As engineering capabilities become more widely available, the world of science and technology is flattening.
Werner Dahm, the Air Force’s chief scientist, said technologies only available for top-level military research and development are now in the hands of both allies and potential enemies, the Department of Defense reports.
“There is, I would say, greater risk as a result of that,” Dahm said. “The number of peers and near-peers who we could potentially face over the next 20 years and beyond is certainly going to grow.”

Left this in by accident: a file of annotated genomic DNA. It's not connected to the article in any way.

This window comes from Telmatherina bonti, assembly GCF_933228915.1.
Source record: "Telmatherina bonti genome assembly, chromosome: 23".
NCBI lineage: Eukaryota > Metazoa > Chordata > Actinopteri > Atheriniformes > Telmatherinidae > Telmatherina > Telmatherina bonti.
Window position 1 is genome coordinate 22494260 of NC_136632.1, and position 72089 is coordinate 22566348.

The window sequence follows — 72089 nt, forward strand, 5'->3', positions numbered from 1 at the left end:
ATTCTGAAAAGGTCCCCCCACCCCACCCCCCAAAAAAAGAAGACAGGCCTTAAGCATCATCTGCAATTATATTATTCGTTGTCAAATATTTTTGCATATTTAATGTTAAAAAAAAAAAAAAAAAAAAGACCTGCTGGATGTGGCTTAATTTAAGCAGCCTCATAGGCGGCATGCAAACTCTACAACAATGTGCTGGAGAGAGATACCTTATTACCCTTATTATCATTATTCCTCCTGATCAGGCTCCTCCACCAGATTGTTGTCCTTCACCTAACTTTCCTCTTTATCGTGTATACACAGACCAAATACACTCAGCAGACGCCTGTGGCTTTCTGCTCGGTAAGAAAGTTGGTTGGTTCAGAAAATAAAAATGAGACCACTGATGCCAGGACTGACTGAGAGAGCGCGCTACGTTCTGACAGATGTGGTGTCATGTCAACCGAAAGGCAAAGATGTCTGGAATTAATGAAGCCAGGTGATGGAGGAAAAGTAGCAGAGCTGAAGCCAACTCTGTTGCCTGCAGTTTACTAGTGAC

Dahm said the Air Force will remain the technology leader but must work harder to beat out adversaries.
One area of accomplishment for the Air Force is a sci-fi sounding project dubbed Technology Horizons. The Air Force plans to increase use of remote- and computer-controlled vehicles and weapons, and may go as far as “direct augmentation of humans using technologies,” Dahm said.
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